While you shouldn’t expect to see a lot of change between the early-access release of JAXB and its final version, the other data binding implementations detailed in this book most likely will undergo significant changes in the coming months. Any time Sun releases a specification (like JAXB), hordes of programmers begin to write applications to these specifications. As a result, alternate data binding implementations will probably move toward this same specification, allowing interoperability and easy migration for JAXB-based applications. Additionally, it is easier to add functionality to existing bases, like the JAXB specification, than to try to compete with a completely different approach toward data binding.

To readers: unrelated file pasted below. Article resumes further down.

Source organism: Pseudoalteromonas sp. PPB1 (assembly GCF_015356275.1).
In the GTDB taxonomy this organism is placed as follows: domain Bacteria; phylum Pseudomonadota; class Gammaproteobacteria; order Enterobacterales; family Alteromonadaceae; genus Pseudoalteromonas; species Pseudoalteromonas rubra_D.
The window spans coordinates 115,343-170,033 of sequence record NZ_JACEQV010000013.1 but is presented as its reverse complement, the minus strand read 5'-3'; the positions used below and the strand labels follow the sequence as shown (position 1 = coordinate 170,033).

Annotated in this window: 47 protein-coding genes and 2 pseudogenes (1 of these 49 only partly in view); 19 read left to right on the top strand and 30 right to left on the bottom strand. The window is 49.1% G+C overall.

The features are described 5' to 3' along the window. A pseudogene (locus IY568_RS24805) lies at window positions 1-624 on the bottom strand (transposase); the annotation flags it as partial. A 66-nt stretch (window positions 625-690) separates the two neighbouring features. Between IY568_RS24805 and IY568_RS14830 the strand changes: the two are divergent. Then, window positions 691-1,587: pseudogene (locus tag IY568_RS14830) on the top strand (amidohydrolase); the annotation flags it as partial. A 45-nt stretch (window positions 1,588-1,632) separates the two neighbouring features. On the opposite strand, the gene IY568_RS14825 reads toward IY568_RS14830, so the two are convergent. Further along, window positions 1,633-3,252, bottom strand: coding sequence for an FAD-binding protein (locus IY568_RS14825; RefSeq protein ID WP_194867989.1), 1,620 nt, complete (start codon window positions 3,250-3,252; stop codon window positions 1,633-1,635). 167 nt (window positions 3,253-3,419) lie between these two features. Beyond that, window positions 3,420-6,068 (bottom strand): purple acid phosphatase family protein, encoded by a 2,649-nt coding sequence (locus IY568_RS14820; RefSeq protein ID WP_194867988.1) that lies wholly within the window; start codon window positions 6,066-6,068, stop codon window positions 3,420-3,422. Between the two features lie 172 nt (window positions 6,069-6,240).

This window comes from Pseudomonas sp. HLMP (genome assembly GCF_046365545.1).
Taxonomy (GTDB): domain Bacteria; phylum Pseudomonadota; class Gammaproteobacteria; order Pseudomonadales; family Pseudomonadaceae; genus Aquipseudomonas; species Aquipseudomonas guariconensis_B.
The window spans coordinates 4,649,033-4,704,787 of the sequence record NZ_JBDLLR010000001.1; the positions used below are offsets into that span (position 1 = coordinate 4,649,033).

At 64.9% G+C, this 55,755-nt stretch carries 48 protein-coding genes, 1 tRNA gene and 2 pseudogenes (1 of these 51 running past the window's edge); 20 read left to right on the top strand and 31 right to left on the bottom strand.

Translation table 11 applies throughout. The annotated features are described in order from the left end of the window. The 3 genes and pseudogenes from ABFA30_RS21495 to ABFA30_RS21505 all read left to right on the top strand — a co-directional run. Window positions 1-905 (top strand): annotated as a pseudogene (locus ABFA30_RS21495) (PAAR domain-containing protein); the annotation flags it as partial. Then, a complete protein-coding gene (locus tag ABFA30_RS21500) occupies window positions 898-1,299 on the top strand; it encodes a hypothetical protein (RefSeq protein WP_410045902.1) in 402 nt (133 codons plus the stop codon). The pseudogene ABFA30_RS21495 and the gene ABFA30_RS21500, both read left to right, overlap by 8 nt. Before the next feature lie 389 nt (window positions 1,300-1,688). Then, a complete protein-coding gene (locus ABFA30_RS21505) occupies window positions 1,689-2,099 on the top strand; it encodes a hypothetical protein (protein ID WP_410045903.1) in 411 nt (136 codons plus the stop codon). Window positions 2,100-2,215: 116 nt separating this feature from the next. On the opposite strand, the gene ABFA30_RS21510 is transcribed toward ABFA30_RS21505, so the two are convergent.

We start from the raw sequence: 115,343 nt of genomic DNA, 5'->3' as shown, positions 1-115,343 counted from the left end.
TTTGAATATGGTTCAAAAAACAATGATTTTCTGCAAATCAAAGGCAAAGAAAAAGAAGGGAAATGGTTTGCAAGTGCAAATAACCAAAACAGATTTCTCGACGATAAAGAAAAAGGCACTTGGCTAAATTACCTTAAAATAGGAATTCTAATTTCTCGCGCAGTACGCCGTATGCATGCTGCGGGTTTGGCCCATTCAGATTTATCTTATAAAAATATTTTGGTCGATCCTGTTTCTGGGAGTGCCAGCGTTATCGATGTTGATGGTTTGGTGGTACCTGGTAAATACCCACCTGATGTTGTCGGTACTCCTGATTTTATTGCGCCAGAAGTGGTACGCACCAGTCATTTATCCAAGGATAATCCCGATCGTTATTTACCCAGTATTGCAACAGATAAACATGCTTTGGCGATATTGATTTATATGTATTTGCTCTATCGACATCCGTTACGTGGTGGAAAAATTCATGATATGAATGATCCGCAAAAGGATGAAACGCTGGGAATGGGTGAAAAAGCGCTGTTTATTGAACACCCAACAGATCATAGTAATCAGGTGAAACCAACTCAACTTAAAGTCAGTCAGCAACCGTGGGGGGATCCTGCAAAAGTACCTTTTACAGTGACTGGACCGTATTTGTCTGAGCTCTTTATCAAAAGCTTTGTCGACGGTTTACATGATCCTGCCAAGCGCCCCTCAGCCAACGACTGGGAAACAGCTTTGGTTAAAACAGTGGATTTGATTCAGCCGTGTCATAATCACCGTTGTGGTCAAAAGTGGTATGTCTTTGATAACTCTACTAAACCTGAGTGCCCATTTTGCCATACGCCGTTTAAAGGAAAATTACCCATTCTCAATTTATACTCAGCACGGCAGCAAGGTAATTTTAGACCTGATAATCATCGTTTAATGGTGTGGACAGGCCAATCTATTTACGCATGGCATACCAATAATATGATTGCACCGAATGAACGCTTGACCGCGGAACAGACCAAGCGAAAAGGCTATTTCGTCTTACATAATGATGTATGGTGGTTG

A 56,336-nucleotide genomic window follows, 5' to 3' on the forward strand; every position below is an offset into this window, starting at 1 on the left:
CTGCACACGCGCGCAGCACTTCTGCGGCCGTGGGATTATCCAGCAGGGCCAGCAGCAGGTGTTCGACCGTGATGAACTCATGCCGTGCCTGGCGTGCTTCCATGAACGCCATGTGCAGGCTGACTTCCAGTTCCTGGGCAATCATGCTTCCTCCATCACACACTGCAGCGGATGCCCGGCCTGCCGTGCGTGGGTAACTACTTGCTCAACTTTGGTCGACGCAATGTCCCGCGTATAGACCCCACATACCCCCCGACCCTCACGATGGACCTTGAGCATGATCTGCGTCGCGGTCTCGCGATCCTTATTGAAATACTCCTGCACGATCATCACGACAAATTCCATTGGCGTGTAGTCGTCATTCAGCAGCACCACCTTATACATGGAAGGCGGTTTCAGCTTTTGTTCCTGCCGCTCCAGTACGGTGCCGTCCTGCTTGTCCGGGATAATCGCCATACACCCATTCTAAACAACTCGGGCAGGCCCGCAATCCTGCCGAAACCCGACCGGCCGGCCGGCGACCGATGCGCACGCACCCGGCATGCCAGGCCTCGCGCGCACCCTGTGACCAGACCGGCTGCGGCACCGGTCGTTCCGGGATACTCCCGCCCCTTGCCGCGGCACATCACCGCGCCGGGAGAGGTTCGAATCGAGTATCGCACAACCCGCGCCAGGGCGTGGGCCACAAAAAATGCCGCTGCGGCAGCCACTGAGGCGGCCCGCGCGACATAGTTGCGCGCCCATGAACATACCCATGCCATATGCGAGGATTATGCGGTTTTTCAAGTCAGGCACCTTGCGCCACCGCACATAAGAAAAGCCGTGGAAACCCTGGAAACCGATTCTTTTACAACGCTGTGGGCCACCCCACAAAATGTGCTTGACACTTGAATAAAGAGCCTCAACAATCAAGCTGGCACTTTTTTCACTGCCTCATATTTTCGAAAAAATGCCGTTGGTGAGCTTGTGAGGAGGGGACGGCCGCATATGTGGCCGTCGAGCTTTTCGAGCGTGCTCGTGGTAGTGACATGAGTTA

First, expect a movement in alternate
binding implementations toward the JAXB specification. This
isn’t as likely a case of suddenly seeing
javax.bind packages in open source projects as it
is of movement toward the JAXB-defined binding schema. Keep in mind
that hundreds of programmers will not touch data binding until JAXB
goes into a 1.0 final version, and that within months of that
version, there will be literally thousands of binding schemas
floating around on programmers’ desktops. At this
point, enough effort will have been put into those schemas that
reworking them for another implementation would be close to
The result is that developers who want to try another implementation will have a high cost of entry. ...